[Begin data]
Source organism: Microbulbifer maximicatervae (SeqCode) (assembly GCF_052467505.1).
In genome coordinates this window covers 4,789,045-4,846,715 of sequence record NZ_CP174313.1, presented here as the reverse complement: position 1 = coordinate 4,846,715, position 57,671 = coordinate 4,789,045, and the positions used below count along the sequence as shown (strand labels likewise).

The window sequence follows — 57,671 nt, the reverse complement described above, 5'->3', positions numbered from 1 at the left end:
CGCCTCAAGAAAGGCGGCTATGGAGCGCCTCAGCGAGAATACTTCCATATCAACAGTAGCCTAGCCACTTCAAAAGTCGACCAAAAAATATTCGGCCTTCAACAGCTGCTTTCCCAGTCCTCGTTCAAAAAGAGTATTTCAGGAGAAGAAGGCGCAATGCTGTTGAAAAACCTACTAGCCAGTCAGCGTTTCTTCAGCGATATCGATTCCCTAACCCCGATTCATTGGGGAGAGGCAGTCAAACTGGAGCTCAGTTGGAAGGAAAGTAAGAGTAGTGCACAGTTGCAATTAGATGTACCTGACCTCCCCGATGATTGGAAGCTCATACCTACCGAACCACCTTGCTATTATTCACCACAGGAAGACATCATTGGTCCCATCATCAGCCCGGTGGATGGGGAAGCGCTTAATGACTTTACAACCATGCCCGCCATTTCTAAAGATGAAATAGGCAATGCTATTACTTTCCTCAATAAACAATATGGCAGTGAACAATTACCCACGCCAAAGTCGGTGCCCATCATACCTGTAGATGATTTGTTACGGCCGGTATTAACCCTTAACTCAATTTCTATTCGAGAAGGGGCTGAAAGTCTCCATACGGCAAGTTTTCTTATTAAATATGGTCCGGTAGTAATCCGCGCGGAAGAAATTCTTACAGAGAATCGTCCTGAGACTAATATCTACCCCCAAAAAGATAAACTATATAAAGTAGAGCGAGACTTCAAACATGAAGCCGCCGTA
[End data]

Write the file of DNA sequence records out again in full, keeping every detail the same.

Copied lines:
Source organism: Microbulbifer maximicatervae (SeqCode) (assembly GCF_052467505.1).
In genome coordinates this window covers 4,789,045-4,846,715 of sequence record NZ_CP174313.1, presented here as the reverse complement: position 1 = coordinate 4,846,715, position 57,671 = coordinate 4,789,045, and the positions used below count along the sequence as shown (strand labels likewise).

The window sequence follows — 57,671 nt, the reverse complement described above, 5'->3', positions numbered from 1 at the left end:
CGCCTCAAGAAAGGCGGCTATGGAGCGCCTCAGCGAGAATACTTCCATATCAACAGTAGCCTAGCCACTTCAAAAGTCGACCAAAAAATATTCGGCCTTCAACAGCTGCTTTCCCAGTCCTCGTTCAAAAAGAGTATTTCAGGAGAAGAAGGCGCAATGCTGTTGAAAAACCTACTAGCCAGTCAGCGTTTCTTCAGCGATATCGATTCCCTAACCCCGATTCATTGGGGAGAGGCAGTCAAACTGGAGCTCAGTTGGAAGGAAAGTAAGAGTAGTGCACAGTTGCAATTAGATGTACCTGACCTCCCCGATGATTGGAAGCTCATACCTACCGAACCACCTTGCTATTATTCACCACAGGAAGACATCATTGGTCCCATCATCAGCCCGGTGGATGGGGAAGCGCTTAATGACTTTACAACCATGCCCGCCATTTCTAAAGATGAAATAGGCAATGCTATTACTTTCCTCAATAAACAATATGGCAGTGAACAATTACCCACGCCAAAGTCGGTGCCCATCATACCTGTAGATGATTTGTTACGGCCGGTATTAACCCTTAACTCAATTTCTATTCGAGAAGGGGCTGAAAGTCTCCATACGGCAAGTTTTCTTATTAAATATGGTCCGGTAGTAATCCGCGCGGAAGAAATTCTTACAGAGAATCGTCCTGAGACTAATATCTACCCCCAAAAAGATAAACTATATAAAGTAGAGCGAGACTTCAAACATGAAGCCGCCGTA